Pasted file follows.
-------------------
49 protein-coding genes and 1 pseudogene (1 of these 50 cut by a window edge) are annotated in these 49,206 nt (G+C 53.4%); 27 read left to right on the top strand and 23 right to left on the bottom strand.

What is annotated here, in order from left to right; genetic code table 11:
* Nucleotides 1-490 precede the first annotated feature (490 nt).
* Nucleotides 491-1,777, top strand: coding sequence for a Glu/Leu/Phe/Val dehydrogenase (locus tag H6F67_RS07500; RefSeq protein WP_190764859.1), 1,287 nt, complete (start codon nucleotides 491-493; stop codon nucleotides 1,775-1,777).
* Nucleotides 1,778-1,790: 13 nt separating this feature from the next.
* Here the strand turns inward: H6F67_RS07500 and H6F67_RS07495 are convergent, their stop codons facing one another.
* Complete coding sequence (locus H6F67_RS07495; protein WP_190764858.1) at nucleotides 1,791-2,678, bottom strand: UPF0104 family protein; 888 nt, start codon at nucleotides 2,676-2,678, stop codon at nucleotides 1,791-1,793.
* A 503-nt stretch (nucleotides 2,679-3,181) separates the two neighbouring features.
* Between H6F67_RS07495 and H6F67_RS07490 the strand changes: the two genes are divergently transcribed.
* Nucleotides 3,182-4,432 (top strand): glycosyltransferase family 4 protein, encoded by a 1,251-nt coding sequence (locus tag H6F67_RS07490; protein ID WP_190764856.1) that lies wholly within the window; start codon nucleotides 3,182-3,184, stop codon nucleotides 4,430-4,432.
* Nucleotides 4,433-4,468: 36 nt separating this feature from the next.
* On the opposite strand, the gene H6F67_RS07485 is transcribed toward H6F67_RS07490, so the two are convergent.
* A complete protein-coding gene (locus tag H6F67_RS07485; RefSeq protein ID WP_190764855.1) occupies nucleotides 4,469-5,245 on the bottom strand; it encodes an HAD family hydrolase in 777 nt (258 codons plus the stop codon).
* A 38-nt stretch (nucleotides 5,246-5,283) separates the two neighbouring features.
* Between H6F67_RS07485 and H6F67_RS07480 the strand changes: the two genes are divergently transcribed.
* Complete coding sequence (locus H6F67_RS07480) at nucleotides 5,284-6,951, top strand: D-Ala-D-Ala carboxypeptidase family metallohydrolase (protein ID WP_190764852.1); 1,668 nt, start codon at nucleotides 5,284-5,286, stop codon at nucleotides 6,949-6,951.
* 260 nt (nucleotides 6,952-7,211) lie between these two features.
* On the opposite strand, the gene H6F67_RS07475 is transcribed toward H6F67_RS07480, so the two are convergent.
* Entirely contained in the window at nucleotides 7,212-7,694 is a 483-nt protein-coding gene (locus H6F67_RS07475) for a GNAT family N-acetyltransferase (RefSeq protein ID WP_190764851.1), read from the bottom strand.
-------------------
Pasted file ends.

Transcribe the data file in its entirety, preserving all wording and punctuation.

49 protein-coding genes and 1 pseudogene (1 of these 50 cut by a window edge) are annotated in these 49,206 nt (G+C 53.4%); 27 read left to right on the top strand and 23 right to left on the bottom strand.

What is annotated here, in order from left to right; genetic code table 11:
* Nucleotides 1-490 precede the first annotated feature (490 nt).
* Nucleotides 491-1,777, top strand: coding sequence for a Glu/Leu/Phe/Val dehydrogenase (locus tag H6F67_RS07500; RefSeq protein WP_190764859.1), 1,287 nt, complete (start codon nucleotides 491-493; stop codon nucleotides 1,775-1,777).
* Nucleotides 1,778-1,790: 13 nt separating this feature from the next.
* Here the strand turns inward: H6F67_RS07500 and H6F67_RS07495 are convergent, their stop codons facing one another.
* Complete coding sequence (locus H6F67_RS07495; protein WP_190764858.1) at nucleotides 1,791-2,678, bottom strand: UPF0104 family protein; 888 nt, start codon at nucleotides 2,676-2,678, stop codon at nucleotides 1,791-1,793.
* A 503-nt stretch (nucleotides 2,679-3,181) separates the two neighbouring features.
* Between H6F67_RS07495 and H6F67_RS07490 the strand changes: the two genes are divergently transcribed.
* Nucleotides 3,182-4,432 (top strand): glycosyltransferase family 4 protein, encoded by a 1,251-nt coding sequence (locus tag H6F67_RS07490; protein ID WP_190764856.1) that lies wholly within the window; start codon nucleotides 3,182-3,184, stop codon nucleotides 4,430-4,432.
* Nucleotides 4,433-4,468: 36 nt separating this feature from the next.
* On the opposite strand, the gene H6F67_RS07485 is transcribed toward H6F67_RS07490, so the two are convergent.
* A complete protein-coding gene (locus tag H6F67_RS07485; RefSeq protein ID WP_190764855.1) occupies nucleotides 4,469-5,245 on the bottom strand; it encodes an HAD family hydrolase in 777 nt (258 codons plus the stop codon).
* A 38-nt stretch (nucleotides 5,246-5,283) separates the two neighbouring features.
* Between H6F67_RS07485 and H6F67_RS07480 the strand changes: the two genes are divergently transcribed.
* Complete coding sequence (locus H6F67_RS07480) at nucleotides 5,284-6,951, top strand: D-Ala-D-Ala carboxypeptidase family metallohydrolase (protein ID WP_190764852.1); 1,668 nt, start codon at nucleotides 5,284-5,286, stop codon at nucleotides 6,949-6,951.
* 260 nt (nucleotides 6,952-7,211) lie between these two features.
* On the opposite strand, the gene H6F67_RS07475 is transcribed toward H6F67_RS07480, so the two are convergent.
* Entirely contained in the window at nucleotides 7,212-7,694 is a 483-nt protein-coding gene (locus H6F67_RS07475) for a GNAT family N-acetyltransferase (RefSeq protein ID WP_190764851.1), read from the bottom strand.